Welcome to the township of Groovefest. Population: 600. (All photos by Charles Bucket Turner)
With the tides of the festival landscape always in motion, destination events have gradually increased in popularity for dance lovers in search of a party with a different backdrop than your average summer weekender. There are aquatic get downs like Holy Ship!, the expansive BPM Festival on the Mexican Riviera, and the picturesque getaway of Dimensions in Croatia. For those in the Western Hemisphere looking for something unfamiliar but relatively close, there's a new player in town: a week-long soiree on the Caribbean island of Hispanola in the Dominican Republic. Groovefest, at the popular vacation getaway of Puerto Plata, September 9 to 15, featured a rundown of house and techno elite including Carl Craig, Dennis Ferrer, Soul Clap, Jozif and Lee Burridge.
More than just a festival, Groovefest is a true escape, tucked away on a pristine land first gazed upon by a really bad navigator dude named Chris Columbus. This is a place where the pitfalls of overdone mega-events are replaced by some of the finer things in life: Nonstop sun, an endless flow of umbrella drinks, and some of the best showcases of thumping house and techno one could ever dream of.
As festival locations go, you can hardly beat the all-inclusive Lifestyles Holidays Resort. Probably larger than some American residential subdivisions, the price of admission includes a limitless supply of booze, endless food (on par with what I imagine is served in prison), picturesque beaches and tucked-away villas that would give Tony Montana a run for his money. Started in 2012, the fest took last year off amid negotiations with the resort's management. It returned this year in fine style with an array of carefully programmed label showcases from the likes of Brooklyn's own Crew Love, Brazil's Warung and D-Edge, and another Brooklyn powerhouse, Verboten, who brought their slick vibes and expert curation courtesy of legends like Craig and Burridge.
Music on the resort was split between a number of locations, with a daily beach party running from 12-6pm followed immediately by a poolside session (pool swimming was forbidden at night so there was no Vegas-esque tomfoolery taking place in there). DJs performed from a stage on the far side of the pool and at midnight the crowd was moved to the "club," a small, carpeted room that actually was the hotel's former casino, and easily the most intimate place you'll get to see Carl Craig spin. At 4am, true afterparty vibes emerged as crowds made their way to villas around the resort, in which hosts generously agreed to open their doors, plop down some CDJs on the kitchen counter, and embrace the influx of strangers in their vacation homes. Even on the first night it was clear how unique this event was, and how far away on the spectrum it lied from the giant, bro-filled festivals we all usually go to.
You make friends quickly at Groovefest and while you're pampered by resort-style luxury, the air was never pretentious in the slightest, and the crowd, mostly from the UK and ranging from their late 20s to mid 30s, all shared a universal love for chilled-out party vibes and total friendliness.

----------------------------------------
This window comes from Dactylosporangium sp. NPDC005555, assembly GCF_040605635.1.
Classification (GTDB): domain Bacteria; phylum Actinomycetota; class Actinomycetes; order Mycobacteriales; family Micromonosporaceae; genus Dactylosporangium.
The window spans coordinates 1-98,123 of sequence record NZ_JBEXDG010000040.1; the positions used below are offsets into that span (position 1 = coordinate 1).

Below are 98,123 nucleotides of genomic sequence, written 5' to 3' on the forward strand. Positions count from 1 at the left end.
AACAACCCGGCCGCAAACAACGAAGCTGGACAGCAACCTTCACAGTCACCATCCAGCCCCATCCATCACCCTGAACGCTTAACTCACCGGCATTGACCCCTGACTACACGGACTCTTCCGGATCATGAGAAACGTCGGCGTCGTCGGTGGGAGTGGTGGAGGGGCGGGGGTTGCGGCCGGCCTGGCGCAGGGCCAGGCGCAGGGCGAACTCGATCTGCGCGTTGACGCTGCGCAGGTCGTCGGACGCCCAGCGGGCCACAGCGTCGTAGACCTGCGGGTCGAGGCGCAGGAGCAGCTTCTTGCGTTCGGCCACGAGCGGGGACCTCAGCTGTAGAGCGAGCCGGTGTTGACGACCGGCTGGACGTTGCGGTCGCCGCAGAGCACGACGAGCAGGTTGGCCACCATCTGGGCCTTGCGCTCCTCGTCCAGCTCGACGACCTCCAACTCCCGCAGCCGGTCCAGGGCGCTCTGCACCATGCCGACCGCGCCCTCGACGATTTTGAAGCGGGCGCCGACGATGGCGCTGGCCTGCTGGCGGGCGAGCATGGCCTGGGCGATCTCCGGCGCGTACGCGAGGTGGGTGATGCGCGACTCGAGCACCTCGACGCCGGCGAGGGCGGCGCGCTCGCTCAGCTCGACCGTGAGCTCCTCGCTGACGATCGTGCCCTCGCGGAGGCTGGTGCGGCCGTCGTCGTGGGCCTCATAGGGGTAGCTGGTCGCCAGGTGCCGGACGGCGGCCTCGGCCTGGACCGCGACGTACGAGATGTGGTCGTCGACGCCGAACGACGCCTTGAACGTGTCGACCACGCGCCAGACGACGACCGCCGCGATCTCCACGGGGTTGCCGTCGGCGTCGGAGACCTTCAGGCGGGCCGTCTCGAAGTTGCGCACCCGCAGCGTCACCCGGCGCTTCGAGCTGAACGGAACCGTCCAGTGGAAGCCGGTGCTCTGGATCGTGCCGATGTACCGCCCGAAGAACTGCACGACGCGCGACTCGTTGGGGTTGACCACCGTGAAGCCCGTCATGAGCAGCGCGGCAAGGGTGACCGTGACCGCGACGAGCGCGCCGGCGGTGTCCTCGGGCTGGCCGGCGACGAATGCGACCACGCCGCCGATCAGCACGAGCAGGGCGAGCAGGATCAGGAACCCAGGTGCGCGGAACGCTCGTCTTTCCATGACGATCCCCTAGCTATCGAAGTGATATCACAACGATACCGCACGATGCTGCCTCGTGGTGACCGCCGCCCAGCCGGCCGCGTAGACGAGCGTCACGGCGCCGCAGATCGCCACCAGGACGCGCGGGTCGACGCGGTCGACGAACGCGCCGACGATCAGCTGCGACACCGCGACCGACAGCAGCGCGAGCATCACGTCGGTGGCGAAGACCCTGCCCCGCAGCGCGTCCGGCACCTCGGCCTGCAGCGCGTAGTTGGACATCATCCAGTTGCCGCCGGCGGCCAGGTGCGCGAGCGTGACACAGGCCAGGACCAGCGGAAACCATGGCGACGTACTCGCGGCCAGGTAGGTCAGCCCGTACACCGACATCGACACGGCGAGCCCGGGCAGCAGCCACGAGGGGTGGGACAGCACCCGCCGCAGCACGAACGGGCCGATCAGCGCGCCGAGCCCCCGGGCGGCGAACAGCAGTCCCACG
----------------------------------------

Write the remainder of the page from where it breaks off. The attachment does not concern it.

Festival owner Jason Nelhams, a London-based promoter, started throwing garage and drum n bass events around the city before stepping into the world of house music. "I first came out to the Dominican Republic in 2011 after a few friends suggested I make the trip to check out the scene and consider putting on some events. I really loved the island and just saw so much potential—it's such an untapped territory," he told me.
This year's musical highlights came from Carl Craig, whose two unbelievable sets were filled with surprising segments of yummy dub and disco, Skream, Osunlade, Crew Love's raucous villa-afters, and NYC's Kenny Dope, who brought proper house vibes to an ecstatic beach crowd. There was no need to feverishly zig-zag between stages, schedule in hand, to cram into a tent or crowded plot of land to catch hour long sets of your favorite artist. At Groovefest, the music is nearly always running so you don't feel the anxiety that you're missing something or need to be firmly planted in front of the booth to catch every second of a 45 minute set. You can move at your own pace with time to get away from the beats, go on a snorkeling excursion, or just have chat with a complete stranger on the controversy surrounding Native American headdresses.
With capacity of 600 there's a feeling of community among the guests. Being landlocked on a resort for an entire week, you see the same people at every party and making pals was quite effortless, including with locals. An occasional hilarious sight was to witness small flocks of resort guests, not part of the festival, confusingly wander into one of the parties. While the resort's friendly staff would often alert them to the need for a yellow wristband, they were still greeted with open arms from shuffling dance fanatics. (I had a rather unforgettable chat with a wasted retired British man about the influence of disco.)
With an exclusive contract of five years signed and a plan to double in size for the next year, the potential at Groovefest feels nearly endless. With a resort so large, they could eventually take over the entire complex hosting 4,000 guests. Nelhams, who was a constant fixture in the crowd throughout the week, spoke of their vision to bring a unique vibe to guests from around the world, particularly hoping to attract more Americans.
For now, Groovefest thrives on its homegrown coziness, intelligent lineup curation and a breathtaking setting; it could very well be the next party of your dreams. As a wise man once said "I've got two tickets to paradise," any takers?